“This was almost four years in the barrel,” said Joe of the cabernet. “I just felt it kept developing in the barrel. We just released it. It goes well with roasts and meats, but it’s not as much of a pairing thing as people just drink it because they like it.”
John is very enthusiastic about the syrah.
“We have the 2009 Syrah for Thanksgiving. We don’t release wines on a calendar, we release them when they are ready,” said John. “Our 2008 Syrah won a double gold at the Seattle Wine Awards in 2011, and I think our 2009 eclipses it. It’s got a beautiful fruit up front without being overbearing, and it’s got a very pleasant, round mouth-feel.”
The brothers are also planning to release a dry Riesling in time for Christmas. To learn more about Martedi wines, and to plan to visit the tasting room, call (425) 418-4999 or visit www.martediwinery.com.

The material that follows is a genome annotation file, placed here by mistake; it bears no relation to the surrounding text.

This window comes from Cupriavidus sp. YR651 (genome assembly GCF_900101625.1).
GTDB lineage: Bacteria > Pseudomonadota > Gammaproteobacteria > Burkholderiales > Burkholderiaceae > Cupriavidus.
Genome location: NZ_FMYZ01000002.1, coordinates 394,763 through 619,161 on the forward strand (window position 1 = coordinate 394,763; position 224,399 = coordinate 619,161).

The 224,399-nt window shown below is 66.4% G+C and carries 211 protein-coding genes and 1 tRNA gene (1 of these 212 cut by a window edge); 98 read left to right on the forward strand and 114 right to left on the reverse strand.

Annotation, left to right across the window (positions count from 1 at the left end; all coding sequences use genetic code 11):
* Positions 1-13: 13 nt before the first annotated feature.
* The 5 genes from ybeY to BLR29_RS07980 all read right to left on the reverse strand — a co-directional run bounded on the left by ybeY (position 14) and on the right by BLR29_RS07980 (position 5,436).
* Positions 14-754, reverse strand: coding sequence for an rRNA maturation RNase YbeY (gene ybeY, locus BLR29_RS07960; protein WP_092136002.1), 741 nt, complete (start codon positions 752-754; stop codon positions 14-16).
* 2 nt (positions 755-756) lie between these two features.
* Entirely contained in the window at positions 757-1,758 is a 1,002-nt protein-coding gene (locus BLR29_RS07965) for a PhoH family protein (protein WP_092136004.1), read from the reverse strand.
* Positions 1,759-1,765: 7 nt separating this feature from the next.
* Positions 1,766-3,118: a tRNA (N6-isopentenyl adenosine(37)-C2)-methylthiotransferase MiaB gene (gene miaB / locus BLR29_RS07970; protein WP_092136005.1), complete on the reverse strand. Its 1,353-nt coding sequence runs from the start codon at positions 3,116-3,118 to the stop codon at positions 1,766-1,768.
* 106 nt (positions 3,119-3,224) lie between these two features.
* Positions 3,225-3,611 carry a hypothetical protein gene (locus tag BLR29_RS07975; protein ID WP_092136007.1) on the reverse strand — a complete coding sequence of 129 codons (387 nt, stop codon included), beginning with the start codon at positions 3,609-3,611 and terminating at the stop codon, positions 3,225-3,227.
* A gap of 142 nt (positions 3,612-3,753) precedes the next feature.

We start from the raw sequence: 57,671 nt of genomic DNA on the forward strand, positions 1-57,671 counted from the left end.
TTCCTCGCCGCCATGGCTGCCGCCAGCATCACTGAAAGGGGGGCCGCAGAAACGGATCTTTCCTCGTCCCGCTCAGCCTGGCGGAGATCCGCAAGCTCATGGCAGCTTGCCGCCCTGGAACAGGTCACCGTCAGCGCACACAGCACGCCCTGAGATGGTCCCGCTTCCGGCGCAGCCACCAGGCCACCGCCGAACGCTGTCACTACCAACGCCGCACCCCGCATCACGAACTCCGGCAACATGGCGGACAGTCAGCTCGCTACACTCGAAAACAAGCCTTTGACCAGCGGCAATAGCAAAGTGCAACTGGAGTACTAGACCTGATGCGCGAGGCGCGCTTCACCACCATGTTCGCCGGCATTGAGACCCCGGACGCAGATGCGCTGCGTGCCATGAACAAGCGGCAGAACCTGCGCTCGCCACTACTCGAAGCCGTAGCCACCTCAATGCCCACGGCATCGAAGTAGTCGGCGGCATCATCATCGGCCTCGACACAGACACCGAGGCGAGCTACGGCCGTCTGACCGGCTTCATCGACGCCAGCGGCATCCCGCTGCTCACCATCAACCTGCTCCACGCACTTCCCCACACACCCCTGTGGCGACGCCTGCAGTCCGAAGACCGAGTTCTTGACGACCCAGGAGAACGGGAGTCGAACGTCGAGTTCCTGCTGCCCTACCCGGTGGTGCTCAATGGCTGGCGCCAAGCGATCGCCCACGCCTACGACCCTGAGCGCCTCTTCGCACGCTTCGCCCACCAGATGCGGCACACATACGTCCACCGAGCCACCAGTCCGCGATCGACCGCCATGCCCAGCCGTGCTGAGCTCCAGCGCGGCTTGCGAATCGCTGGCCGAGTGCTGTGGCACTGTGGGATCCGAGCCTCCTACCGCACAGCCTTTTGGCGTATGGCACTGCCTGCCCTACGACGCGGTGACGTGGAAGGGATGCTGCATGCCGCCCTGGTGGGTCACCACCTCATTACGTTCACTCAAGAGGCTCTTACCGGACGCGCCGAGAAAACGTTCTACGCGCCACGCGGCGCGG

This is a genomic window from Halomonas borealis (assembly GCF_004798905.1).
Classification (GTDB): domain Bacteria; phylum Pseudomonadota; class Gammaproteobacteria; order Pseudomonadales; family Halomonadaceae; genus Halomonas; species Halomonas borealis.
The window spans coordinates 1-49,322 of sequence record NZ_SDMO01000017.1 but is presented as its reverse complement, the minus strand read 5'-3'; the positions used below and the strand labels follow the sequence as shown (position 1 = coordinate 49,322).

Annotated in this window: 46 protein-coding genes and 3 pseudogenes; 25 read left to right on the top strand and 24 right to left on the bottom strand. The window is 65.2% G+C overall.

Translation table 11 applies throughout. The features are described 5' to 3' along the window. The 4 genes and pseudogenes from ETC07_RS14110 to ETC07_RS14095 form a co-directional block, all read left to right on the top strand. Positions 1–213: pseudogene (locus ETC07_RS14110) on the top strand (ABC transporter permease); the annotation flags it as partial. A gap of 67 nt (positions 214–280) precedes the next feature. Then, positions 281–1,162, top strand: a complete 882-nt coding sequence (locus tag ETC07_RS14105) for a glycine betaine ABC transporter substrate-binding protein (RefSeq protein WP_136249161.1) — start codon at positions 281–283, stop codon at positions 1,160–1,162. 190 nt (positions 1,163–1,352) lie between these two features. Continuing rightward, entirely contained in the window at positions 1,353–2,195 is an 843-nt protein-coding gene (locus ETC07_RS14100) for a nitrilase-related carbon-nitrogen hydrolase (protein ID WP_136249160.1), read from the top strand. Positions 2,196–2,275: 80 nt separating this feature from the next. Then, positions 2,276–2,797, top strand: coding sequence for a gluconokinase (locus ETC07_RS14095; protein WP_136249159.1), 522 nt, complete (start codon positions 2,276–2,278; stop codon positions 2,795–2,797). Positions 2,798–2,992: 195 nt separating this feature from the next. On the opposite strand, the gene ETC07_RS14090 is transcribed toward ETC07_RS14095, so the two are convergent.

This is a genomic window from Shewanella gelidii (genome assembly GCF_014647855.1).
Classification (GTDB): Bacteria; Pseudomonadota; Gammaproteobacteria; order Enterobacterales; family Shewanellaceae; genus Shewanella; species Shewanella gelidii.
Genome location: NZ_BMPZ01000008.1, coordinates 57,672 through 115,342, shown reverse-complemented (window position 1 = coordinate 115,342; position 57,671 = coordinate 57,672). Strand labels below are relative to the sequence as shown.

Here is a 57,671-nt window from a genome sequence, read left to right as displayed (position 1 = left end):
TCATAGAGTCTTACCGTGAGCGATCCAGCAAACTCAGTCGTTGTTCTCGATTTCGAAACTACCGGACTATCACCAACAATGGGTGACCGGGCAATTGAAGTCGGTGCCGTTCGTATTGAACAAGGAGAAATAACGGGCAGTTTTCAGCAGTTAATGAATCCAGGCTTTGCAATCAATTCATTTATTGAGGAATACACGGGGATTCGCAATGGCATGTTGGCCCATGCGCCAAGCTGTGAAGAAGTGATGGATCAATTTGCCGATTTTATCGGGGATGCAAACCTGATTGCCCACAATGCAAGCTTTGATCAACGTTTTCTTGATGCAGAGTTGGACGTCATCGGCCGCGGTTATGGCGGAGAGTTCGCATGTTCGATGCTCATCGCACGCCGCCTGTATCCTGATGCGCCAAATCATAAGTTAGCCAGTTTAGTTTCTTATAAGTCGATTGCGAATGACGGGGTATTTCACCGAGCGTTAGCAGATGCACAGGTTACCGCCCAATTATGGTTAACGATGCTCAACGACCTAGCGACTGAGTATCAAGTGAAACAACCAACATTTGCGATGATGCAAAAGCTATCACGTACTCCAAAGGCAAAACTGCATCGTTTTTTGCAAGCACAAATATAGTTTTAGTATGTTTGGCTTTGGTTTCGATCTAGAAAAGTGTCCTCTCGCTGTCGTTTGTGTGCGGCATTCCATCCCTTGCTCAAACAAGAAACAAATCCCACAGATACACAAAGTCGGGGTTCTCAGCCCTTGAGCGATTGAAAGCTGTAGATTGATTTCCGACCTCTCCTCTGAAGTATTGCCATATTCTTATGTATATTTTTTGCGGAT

As is true of a surprising number of local vintners, John Olsen started out his career in wine at Boeing.
That’s because 30 years ago a group of wine-making Boeing engineers and other employees started a group called the Boeing Wine Club, and to date, that club has spawned about 20 commercial wineries, said John Olsen, the owner of Monroe’s Trombley-area winery Alia Wines.
“I became aware of the club in ’92 and tried some of the wines, and thought, ‘Wow, these people make pretty good wine,’” he said. “So I started learning in 1993.”
At the peak of the club’s activities, they were buying about 100,000 pounds of grapes a year, on a par with the state’s midsized wineries, he said. That gave them access to the very best grapes, coveted varietals from the Yakima Valley that today are very hard to get.